Ryan Hurd joins Kelleigh Bannen on Today’s Country Radio to discuss his journey of going from a Nashville songwriter to recording artist, and, ultimately, releasing his debut album ‘Pelago.’ They also chat about the origin of his massive hit “Chasing After You” featuring his wife, Maren Morris.
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Ryan Hurd on Recording “Chasing After You”
This song was like Music Row famous for a long time… And, [the songwriters] Brinley [Addington] and Jerry [Flowers] would sing it at rounds and then artists would hold it and promise to record it. And, that’s just how it goes sometimes. That’s the game we play as a writer and somehow it fell to me and I still look back on it. And I’m like, “I have no idea how of all the people in town,” this song, it was upon my shoulders to put it out. Because, the demo is exactly like what you hear in in the master. It’s that cool. You hear it and you’re just hooked and we’re just really lucky to have been gifted this amazing, amazing life-changing piece of art.
Ryan Hurd on “What Are You Drinking” Feeling Like the Most Important Song on His Album
The other song on this record, that’s outside is “What Are You Drinking.” And, I just got sent that I was on a beach in Mexico and Aaron [Eshuis] wrote it with Troy Cartwright and Andy Albert. And he sent it to me. He’s like, “Check this out.” He never sends me anything and I listened to it and Troy’s singing it. And I texted Troy immediately and just said, “If you’re not going to cut this, somebody is, and it might be me. So I need to know if you’re okay with that. I need to know before I even talked to Aaron about this and you should ask yourself if you’re okay with somebody else having this.” And, I can’t imagine not having that song on this record. It wouldn’t be… Every single song is important, but that one to me feels like the most important one for whatever reason.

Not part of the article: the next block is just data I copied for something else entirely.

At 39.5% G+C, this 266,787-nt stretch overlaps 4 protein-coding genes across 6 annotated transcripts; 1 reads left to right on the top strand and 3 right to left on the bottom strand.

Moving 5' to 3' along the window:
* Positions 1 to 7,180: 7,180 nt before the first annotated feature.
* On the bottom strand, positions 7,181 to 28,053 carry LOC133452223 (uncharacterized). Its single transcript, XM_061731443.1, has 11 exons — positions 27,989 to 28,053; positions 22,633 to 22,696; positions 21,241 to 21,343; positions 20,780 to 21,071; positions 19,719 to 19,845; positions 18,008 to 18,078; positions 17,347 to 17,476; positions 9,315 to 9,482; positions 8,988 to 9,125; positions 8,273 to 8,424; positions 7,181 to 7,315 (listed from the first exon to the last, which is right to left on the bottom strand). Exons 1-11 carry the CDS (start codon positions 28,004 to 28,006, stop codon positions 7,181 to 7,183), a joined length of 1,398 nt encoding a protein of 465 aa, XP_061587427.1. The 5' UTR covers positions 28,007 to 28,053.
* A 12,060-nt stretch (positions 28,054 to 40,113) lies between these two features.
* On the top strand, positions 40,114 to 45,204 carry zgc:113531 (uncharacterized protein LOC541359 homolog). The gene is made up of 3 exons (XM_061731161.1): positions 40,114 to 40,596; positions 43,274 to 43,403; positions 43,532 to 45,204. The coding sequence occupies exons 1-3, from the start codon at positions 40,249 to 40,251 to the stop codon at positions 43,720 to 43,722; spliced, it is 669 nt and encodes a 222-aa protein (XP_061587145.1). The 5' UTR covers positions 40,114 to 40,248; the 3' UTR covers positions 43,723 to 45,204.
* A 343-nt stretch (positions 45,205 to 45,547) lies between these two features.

Ryan Hurd on ‘Pelago’ and Its Place In Country Music
I think that I’ve grown a lot since I started writing. I’ve grown a lot since I’ve been trying to have my own project. And this is sort of that first combination where you’re like, “If this is the only thing people ever hear from me, I’m okay with it.” And this is the stamp I want to put on this moment. This is a stamp I want to put on me, my name. And you know, when people look back on country music in this time, maybe they’ll remember this record a little bit. And this is my little piece of that history, whether it’s big or small. I’m okay with it. And I’m really just psyched for people to hear it. And I hope they like it.